During the Q&A portion of the closing keynote conversation with Dee Rees at the Film Independent Forum, an aspiring filmmaker stepped up to the microphone and, through tears, expressed gratitude to the acclaimed director for being a black lesbian director that others can look up to. After pouring her heart out to the filmmaker, she asked, “Will you be my mentor?”
Genuinely touched, Rees was gracious for her kind words and smiled, “Well, now I have to say yes in front of all these people.” But she kept to her word referring her to a mentor program by Cassian Elwes and saying that she already has two mentees, but assured her that she can come on the set of her next film.
Rees’ answer to the aspiring young filmmaker reflects her work in that it feels grounded, genuine, and comes from a personal place.
As Rees talked to Film Independent president Josh Welsh about her filmmaking career, there’s a sense of modesty and humility. Anchored by her outstanding talent and vision, she has three distinct benchmarks that mark a trajectory that filmmakers dream of.
Her first feature, Pariah starring Adepero Oduye was very personal for her. It was after she quit her job in marketing and brand management and when she came out. “My parents thought I was having a nervous breakdown,” she said. Pariah was a response to what was going on in her life at the time.
The project was written as a feature for her thesis at NYU but was first made into a short that was praised on the festival circuit. Soon after, it was sculpted into a full-length feature. She said the black lesbian coming-of-age story was “made on layaway.”
When it arrived on the scene at Sundance in 2011, Focus Features picked it up. To many in the industry, the film wasn’t exactly marketable as it was followed the story of a black lesbian and was called Pariah. Even so, Rees stood by her work while working with Focus’ James Schamus and he supported it. “It’s important to pick good producers to work creatively,” she says of choosing people to work with. The film ended up winning her the John Cassavetes Award at the Independent Spirit Awards in 2012.
Pariah opened more doors for Rees. She worked struck a blind script deal with Focus where she wrote a script about a lesbian detective, which was never put into development as well as some TV work. She wrote a pilot called The Ville about her hometown of Nashville, but was never picked up. “They said no one wanted a show about Nashville,” Rees said about the pilot. “A year later Nashville came out.”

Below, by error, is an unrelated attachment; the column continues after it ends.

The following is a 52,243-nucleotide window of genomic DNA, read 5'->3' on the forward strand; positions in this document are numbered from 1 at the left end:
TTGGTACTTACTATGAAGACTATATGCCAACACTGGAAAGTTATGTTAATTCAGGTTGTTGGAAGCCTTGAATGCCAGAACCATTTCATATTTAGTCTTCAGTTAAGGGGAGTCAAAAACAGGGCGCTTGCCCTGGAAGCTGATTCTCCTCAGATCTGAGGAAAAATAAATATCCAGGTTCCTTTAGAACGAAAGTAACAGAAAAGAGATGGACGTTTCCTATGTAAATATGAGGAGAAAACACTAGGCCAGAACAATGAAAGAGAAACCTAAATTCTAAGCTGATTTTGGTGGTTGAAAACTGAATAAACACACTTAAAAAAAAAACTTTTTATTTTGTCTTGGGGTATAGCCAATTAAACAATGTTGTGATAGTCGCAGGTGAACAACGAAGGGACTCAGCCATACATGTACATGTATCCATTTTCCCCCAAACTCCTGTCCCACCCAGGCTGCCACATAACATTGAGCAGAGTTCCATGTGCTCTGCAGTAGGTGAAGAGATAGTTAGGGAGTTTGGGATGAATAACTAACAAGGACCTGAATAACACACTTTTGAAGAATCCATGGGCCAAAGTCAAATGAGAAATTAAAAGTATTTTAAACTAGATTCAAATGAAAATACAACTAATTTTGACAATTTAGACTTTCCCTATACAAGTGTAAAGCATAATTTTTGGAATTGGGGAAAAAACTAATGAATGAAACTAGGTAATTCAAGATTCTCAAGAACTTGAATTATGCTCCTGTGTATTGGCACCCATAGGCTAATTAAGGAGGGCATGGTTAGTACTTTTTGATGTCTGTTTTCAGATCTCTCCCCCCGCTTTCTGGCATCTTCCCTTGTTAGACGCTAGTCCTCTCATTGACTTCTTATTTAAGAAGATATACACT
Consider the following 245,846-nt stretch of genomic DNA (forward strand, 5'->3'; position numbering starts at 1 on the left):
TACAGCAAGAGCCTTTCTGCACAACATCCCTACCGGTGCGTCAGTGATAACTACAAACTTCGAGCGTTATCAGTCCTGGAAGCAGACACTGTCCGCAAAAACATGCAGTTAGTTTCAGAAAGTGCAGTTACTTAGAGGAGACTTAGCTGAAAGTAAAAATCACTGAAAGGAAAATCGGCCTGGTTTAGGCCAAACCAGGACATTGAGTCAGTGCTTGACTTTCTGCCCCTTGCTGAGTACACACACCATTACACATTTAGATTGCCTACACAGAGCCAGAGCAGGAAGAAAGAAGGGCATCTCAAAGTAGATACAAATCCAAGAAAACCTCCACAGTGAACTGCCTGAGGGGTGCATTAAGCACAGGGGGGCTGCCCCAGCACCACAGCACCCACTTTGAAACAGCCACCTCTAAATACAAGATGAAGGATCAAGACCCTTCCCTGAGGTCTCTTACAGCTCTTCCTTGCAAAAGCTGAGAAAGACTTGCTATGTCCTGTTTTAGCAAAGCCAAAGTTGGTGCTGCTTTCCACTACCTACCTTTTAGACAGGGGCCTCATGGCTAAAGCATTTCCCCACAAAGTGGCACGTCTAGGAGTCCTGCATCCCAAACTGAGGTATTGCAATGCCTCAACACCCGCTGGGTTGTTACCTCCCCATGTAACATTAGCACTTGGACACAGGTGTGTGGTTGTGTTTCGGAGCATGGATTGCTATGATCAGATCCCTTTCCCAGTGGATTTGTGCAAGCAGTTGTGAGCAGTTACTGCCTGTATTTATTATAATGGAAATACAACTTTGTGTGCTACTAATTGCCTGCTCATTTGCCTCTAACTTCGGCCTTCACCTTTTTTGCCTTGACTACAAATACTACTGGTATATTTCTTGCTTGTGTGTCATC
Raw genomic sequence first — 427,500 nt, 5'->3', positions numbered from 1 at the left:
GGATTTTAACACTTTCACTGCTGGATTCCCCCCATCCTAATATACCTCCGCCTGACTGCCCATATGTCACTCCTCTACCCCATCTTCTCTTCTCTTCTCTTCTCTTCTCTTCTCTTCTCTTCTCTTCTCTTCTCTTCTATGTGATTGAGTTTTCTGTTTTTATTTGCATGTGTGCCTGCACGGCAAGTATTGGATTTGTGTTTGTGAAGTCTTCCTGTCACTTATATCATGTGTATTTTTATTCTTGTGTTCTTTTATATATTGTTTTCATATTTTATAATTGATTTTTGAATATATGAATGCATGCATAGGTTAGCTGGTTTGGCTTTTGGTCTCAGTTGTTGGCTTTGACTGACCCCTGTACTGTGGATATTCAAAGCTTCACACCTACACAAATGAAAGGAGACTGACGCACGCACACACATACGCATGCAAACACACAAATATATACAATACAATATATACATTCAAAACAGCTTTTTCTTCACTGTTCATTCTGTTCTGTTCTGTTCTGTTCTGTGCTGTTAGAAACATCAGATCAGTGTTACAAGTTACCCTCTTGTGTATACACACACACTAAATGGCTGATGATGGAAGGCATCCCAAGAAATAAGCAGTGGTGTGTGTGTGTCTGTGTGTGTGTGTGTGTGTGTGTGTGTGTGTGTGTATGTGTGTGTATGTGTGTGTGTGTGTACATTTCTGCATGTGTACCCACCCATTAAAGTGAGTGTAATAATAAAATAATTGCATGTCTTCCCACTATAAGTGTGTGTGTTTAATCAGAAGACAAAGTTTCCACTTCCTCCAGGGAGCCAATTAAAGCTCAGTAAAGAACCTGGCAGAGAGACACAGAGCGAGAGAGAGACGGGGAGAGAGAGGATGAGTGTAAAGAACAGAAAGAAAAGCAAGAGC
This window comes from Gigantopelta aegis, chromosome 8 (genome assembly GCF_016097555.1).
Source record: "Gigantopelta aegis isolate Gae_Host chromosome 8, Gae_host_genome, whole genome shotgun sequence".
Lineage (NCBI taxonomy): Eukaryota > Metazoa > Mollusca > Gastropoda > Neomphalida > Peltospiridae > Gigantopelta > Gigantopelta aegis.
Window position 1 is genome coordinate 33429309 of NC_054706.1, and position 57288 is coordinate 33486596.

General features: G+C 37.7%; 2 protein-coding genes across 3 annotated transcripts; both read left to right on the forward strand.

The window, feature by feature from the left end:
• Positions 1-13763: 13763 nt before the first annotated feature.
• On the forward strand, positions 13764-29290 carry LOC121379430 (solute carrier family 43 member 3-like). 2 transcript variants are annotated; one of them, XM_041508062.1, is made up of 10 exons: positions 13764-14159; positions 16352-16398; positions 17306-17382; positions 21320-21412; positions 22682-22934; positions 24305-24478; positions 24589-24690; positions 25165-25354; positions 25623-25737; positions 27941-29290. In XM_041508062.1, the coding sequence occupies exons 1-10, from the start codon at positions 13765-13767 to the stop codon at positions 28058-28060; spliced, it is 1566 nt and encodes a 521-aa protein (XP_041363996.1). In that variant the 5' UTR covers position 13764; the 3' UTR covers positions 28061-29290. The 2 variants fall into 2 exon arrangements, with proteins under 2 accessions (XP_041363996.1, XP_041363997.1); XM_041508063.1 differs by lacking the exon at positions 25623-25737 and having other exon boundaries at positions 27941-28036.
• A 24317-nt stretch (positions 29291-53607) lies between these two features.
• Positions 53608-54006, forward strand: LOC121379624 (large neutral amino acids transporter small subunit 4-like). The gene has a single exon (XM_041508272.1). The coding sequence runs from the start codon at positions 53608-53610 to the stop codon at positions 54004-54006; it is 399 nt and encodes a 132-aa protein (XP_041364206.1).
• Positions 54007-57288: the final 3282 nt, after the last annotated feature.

She stayed in the TV lane and wrote and directed the HBO movie Bessie about the legendary blues performer. Starring Queen Latifah, Rees was drawn to the story of not only Bessie, but Ma Rainey and “queer black women who knew their sexuality and self.”
She adds, “I wanted to use fame and the material to explore loneliness.” Rees points out one defining scene where Latifah is staring in the mirror naked, a scene where Rees calls it an “interrogation of self.”
“I care about subtext,” said Rees. “If you get that right, the text will flow.”
When the script for Rees’ upcoming film Mudbound first crossed her desk, she was skeptical. “I usually hate every script I read, but I loved this one,” she admitted. “I liked the internal monologues of the characters”
Based on the novel by Hillary Jordan, Mudboiund tells the story of two families pitted against one another by a ruthless social hierarchy, yet bound together by the shared farmland of the Mississippi Delta. Producer Cassian Elwes brought it to her and said, “It’s yours if you want it.” It was the first time that this kind of opportunity was presented to Rees so she wasted no time.
“I jumped at it,” said Rees. “It made me dig into my own personal story and explore this dark symbiosis between two families.”
The film, which stars Carey Mulligan, Garrett Hedlund, Mary J. Blige, Jason Mitchell, Jason Clarke, Rob Morgan, and Jonathan Banks, not only tells an epic story with Rees’ signature intimate filmmaking but continues her track record as an actor’s director.
“I love ensemble casts,” she said. “I love actors — that’s the thing I gravitate towards.”
The film, which will be released on November 17 was co-written by Rees and Virgil Williams. It premiered at Sundance earlier this year and was acquired by Netflix for $12.5 M. It also has awards season buzz surrounding it — all of which speaks to Rees’ enormous, yet modest talent.